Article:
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Friedman, B.H. (2003). Idiodynamics Vis-à-vis Psychophysiology: An Idiodynamic Portrayal of Cardiovascular Reactivity. J. Appl. Psychoanal. Stud., 5(4):425-441.

(2003). Journal of Applied Psychoanalytic Studies, 5(4):425-441

Idiodynamics Vis-à-vis Psychophysiology: An Idiodynamic Portrayal of Cardiovascular Reactivity

Bruce H. Friedman, Ph.D.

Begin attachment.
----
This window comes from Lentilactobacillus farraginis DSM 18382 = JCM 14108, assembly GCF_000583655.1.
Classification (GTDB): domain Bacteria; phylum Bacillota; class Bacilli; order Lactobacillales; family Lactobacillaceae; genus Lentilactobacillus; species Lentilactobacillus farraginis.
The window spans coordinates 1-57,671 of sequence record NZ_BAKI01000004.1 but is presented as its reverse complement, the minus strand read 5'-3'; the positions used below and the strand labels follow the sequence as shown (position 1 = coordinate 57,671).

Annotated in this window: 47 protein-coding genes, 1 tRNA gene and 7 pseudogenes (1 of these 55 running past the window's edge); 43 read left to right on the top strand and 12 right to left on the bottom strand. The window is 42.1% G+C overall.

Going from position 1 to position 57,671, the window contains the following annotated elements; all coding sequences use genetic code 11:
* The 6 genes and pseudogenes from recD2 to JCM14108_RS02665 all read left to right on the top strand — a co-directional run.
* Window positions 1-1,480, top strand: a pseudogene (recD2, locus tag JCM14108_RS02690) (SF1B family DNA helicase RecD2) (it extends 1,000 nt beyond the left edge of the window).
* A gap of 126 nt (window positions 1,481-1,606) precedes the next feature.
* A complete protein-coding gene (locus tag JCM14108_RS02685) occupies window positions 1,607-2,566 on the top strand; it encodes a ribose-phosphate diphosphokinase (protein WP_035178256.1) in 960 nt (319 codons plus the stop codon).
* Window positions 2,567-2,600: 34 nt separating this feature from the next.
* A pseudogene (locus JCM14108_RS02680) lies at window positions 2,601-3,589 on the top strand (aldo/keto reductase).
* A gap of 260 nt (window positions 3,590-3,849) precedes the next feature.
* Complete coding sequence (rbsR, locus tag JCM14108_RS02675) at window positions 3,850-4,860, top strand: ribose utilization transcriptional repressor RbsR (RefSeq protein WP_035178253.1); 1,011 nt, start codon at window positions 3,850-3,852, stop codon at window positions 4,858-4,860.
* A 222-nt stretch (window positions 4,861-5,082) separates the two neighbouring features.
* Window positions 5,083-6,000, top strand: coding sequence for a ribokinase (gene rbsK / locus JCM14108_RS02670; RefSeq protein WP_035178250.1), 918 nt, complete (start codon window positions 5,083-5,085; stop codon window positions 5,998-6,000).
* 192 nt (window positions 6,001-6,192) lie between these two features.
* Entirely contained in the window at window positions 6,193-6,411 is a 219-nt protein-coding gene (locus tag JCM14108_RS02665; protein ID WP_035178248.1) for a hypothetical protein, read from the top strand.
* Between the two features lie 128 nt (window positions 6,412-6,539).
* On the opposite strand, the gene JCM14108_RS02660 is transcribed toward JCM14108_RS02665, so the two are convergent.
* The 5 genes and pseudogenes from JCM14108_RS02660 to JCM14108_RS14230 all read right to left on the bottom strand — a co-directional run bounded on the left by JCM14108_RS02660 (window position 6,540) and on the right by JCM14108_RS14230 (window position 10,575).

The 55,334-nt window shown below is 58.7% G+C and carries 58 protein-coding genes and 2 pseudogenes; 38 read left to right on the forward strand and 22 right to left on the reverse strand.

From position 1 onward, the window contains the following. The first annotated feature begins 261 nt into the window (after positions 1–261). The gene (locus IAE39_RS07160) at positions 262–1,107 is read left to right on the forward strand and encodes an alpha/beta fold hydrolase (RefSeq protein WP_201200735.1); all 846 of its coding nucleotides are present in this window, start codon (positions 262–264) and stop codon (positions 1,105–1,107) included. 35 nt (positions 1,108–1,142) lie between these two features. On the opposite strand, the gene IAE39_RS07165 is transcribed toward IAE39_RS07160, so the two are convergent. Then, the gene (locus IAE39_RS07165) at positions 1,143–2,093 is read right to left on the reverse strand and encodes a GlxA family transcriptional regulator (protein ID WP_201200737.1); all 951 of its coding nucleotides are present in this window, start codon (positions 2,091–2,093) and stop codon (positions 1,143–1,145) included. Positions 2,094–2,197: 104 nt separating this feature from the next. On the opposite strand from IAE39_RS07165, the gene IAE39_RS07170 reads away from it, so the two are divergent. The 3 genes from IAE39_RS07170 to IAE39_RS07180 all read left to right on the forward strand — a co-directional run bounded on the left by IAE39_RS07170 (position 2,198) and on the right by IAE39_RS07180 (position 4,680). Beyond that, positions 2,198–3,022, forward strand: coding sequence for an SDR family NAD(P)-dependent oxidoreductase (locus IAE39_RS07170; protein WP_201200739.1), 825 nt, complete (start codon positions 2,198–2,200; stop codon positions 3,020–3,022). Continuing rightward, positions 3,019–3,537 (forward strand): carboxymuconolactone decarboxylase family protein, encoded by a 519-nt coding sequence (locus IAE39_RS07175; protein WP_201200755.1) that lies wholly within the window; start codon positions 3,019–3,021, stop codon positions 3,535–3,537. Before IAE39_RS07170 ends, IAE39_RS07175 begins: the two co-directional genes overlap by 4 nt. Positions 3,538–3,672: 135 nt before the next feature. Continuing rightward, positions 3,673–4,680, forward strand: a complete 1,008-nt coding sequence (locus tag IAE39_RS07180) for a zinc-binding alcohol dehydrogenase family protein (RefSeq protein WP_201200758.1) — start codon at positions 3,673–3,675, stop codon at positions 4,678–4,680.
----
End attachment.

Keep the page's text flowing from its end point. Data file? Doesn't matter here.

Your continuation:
Idiodynamics offers a conceptual foundation upon which alternatives to the prevailing model of cardiovascular reactivity could be advanced, built upon systematic investigations of individuals. The origins of a union of idiodynamics and psychophysiology are described, accompanied by an empirical study that exemplifies this synthesis. In the study, a montage of cardiovascular measures was used to assess autonomic patterns in six subjects across a range of laboratory tasks on three occasions. Cardiovascular profiles were derived with p-technique factor analysis and then group aggregated with chain p-technique. The group pattern suggested three components: rate, contractility, and peripheral resistance. When individual profiles were compared to the group, consistencies and disparities appeared. Differences in the number of factors, percentage of variance explained, and dominance of specific components distinguished subjects from one another, leading to a hypothesis about underlying cardiovascular complexity. Idiodynamics, combined with novel methodologies, can expand the construct of reactivity beyond traditional stimulus-response conceptualizations.

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